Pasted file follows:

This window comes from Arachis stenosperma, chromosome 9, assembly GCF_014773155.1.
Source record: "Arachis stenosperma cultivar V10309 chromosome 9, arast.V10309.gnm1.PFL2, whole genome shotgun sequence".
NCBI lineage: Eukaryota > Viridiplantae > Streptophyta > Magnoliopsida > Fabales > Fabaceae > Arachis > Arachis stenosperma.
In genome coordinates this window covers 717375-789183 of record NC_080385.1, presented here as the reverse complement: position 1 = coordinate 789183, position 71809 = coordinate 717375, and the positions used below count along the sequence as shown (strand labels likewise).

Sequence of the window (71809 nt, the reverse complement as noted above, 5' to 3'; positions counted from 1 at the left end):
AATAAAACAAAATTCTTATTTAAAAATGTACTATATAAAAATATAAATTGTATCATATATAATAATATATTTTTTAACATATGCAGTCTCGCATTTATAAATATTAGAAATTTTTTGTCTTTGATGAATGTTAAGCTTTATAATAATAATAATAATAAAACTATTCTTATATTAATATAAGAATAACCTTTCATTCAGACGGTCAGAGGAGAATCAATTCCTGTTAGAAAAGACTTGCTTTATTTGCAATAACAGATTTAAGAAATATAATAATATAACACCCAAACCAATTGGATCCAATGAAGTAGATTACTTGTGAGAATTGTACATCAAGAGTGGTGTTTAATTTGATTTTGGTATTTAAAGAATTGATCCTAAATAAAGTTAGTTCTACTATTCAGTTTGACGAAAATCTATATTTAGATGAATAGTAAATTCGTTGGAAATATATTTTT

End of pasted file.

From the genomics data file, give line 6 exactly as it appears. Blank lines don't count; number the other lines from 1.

AATAAAACAAAATTCTTATTTAAAAATGTACTATATAAAAATATAAATTGTATCATATATAATAATATATTTTTTAACATATGCAGTCTCGCATTTATAAATATTAGAAATTTTTTGTCTTTGATGAATGTTAAGCTTTATAATAATAATAATAATAAAACTATTCTTATATTAATATAAGAATAACCTTTCATTCAGACGGTCAGAGGAGAATCAATTCCTGTTAGAAAAGACTTGCTTTATTTGCAATAACAGATTTAAGAAATATAATAATATAACACCCAAACCAATTGGATCCAATGAAGTAGATTACTTGTGAGAATTGTACATCAAGAGTGGTGTTTAATTTGATTTTGGTATTTAAAGAATTGATCCTAAATAAAGTTAGTTCTACTATTCAGTTTGACGAAAATCTATATTTAGATGAATAGTAAATTCGTTGGAAATATATTTTT